BY JEFF SHUPE
It’s 2:45 p.m. on a bright summer day. Your engine company has been dispatched with a full box alarm assignment for a reported fire in a building. You and your crew are now responding through the streets of your district. Fire Dispatch Center notifies you en route that you are first due. As you get within a couple of blocks of the reported location, you see a column of grayish smoke in the distance over the rooftops of the buildings. As your engine turns the corner into a block of commercial buildings, you see a medium to heavy smoke condition that is starting to bank down in the street. It’s a working fire in a one-story taxpayer. The smell of the smoke indicates involvement of contents and other things.
The fire building is on a main thoroughfare—there is plenty of room to maneuver fire apparatus into position. Water supply isn’t a problem either; hydrants are nearby and water mains along this street are large and will deliver more than enough.
Your engine arrives first and is spotted past the fire building—a stand-alone one-story mercantile measuring approximately 75 feet wide by 125 feet deep. It has a built-up flat roof of plywood decking supported by open-web bar joists. The exterior walls are concrete block on four sides, and the front wall has a brick and stone façade. The sole occupant is a business that sells and warehouses carpeting.
Your crew is starting to make its stretch to the building with a 200-foot, 1¾-inch preconnected attack line, equipped with a 100-pound-per-square-inch (psi) automatic nozzle.
The second-due engine has just arrived; its pump operator is running over to your engine to help your pump operator ensure a “secured” water supply to your engine. The second-due engine officer and crew members are now helping with your stretch.
|(1) In initial fire attack operations, firefighters may make an offensive attack using an inadequate size hoseline. If the fire building contains a substantial fuel load and an appreciable volume of fire, chances are good the fire will take over and require changing to a defensive strategy. Taxpayer structural fire conditions can change quickly and put attacking firefighters in a survival mode. If an incident commander does not have adequate company or fireground staffing, not enough help will be available to assist firefighters in trouble, and the incident will deteriorate. Poor fire company staffing will require calling for help as the conditions change, and the incident commander then must play catch up—a dangerous gamble for firefighter safety. (Photo by Steve Nedrich.)|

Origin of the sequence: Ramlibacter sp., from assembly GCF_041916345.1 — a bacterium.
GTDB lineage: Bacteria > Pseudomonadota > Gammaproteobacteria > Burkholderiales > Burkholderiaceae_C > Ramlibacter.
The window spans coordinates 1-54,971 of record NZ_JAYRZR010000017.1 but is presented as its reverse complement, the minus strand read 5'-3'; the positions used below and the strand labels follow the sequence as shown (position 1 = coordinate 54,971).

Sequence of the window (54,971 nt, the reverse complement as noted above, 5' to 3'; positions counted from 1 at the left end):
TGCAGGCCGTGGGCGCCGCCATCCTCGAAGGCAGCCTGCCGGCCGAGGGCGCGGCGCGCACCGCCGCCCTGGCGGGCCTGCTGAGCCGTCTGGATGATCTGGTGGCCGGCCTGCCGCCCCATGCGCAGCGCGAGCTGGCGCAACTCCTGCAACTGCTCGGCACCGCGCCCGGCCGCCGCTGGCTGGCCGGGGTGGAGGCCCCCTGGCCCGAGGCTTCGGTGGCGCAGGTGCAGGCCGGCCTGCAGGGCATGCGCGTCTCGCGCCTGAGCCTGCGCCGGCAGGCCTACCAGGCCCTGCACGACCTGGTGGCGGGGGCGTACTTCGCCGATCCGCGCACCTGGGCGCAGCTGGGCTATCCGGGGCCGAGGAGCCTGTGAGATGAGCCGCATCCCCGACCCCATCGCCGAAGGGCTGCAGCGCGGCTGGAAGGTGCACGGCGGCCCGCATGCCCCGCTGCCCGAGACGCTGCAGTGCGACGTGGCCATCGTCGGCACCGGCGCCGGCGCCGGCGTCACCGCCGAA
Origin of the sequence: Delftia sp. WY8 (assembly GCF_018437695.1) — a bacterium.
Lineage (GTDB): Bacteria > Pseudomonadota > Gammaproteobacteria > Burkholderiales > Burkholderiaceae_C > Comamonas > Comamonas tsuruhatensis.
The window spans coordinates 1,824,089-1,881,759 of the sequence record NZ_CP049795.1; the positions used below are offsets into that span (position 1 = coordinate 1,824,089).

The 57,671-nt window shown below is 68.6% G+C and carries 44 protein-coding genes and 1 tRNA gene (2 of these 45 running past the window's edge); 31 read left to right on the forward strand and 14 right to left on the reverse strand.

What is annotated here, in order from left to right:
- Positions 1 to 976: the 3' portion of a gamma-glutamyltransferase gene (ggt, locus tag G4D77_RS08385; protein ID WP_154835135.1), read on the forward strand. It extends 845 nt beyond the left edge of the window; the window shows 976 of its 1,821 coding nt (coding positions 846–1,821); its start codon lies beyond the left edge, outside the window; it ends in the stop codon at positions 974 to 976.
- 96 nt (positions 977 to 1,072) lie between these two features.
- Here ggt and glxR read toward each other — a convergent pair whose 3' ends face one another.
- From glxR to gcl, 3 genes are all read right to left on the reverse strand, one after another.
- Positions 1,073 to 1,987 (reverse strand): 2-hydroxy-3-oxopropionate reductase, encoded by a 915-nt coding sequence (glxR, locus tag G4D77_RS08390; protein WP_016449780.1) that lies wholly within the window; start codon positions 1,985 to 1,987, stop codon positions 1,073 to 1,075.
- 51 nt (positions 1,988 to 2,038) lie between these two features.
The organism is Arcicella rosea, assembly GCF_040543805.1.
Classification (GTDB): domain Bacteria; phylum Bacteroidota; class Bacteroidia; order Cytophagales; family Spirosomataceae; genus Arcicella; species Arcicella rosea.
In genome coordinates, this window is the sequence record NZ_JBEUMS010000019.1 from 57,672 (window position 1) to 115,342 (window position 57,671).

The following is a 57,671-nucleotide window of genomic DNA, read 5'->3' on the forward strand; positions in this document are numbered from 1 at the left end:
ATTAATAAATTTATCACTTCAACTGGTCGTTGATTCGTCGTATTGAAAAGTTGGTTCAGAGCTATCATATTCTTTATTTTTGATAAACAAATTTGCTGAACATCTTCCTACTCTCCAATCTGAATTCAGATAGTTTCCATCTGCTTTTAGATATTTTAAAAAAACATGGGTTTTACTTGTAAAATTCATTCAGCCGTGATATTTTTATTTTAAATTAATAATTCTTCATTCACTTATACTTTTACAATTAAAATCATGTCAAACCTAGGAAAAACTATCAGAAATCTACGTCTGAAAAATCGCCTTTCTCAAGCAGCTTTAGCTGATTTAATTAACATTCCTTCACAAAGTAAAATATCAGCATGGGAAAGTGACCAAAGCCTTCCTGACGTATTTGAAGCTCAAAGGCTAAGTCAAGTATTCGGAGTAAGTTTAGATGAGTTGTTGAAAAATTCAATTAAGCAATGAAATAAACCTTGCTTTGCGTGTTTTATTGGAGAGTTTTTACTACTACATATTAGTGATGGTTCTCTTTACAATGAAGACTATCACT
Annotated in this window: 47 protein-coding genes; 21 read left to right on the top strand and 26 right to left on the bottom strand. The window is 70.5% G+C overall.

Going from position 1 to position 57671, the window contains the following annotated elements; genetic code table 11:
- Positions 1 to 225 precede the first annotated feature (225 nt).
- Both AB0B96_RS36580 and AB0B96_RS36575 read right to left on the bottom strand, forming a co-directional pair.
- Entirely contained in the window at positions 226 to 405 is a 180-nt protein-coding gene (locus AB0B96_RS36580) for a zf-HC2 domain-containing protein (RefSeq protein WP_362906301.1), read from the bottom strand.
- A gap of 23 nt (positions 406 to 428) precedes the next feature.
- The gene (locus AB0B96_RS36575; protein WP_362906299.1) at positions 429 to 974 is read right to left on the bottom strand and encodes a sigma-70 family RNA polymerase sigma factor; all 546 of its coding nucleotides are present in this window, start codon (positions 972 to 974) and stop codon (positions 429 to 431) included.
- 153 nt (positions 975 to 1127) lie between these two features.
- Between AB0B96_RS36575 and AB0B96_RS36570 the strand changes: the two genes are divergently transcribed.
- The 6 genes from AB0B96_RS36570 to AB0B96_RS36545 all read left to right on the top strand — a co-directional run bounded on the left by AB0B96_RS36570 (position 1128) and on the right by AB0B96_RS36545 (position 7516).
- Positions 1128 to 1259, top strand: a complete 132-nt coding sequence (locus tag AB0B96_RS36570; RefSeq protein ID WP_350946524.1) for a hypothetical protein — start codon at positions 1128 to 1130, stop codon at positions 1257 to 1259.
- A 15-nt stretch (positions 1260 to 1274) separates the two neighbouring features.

The first ladder truck is arriving on scene. Heavy smoke is now pushing out of the front showroom door as it is chocked open. Your attack line is flaked out, and you have just made the call for water to your pump operator—he acknowledged your call and is charging the line, pumping at 125 psi. It is static pressure as it reaches the closed nozzle. You and your crew are kneeling on the sidewalk in front of the entrance door and are now starting to don your self-contained breathing apparatus (SCBA) face pieces as water rushes through the hose to the nozzle. The three of you look at each other; you go on air and give your surroundings a last look as you ask your team, “Everything okay? Everybody ready?” They reply, “Yeah, let’s go!”
The nozzleman gives the nozzle a quick “bleed”—enough to get the compressed air out of the line and check the stream pattern. He adjusts it to the straight stream setting and then closes it. Staying on his knees, he starts to move into the building. Visibility just a few feet inside the door is zero. You are directly behind the nozzleman while your third member stays by the door to help advance the hose into the building. He is really only a few feet away, as your advance is slow and deliberate. There are several stands holding carpet samples just inside; behind them are rolls of carpeting, creating makeshift aisles. The second engine crew has now gone around back to look at conditions there.
|(2) Firefighters must always be aware of how fire can spread in taxpayer structures. Building inspections and familiarization tours are important to maintain awareness of the building’s current fire load and any industrial processes occurring inside. Also observe any structural changes or alterations that have occurred over time. During fires, everyone must watch for changing fire conditions, including smoke volume, color, intensity, and movement. Read the building to spot any cracks that suddenly appear in exterior walls and when roofs are losing their stability. (Photo by Steve Nedrich.)|
You get inside the fire building a distance that seems like a hundred feet; in reality, it is only about 15 or 20. The smoke is black and to the floor—no visibility. The heat is starting to bank down on top of you. You and your nozzleman are down as low as you can get without being on your stomachs, and you are unable to move. You are quickly becoming uncomfortable. There is the sound of windows being broken behind you—and yet, you cannot really tell where it is coming from because you have been disoriented by the thick smoke and heat conditions.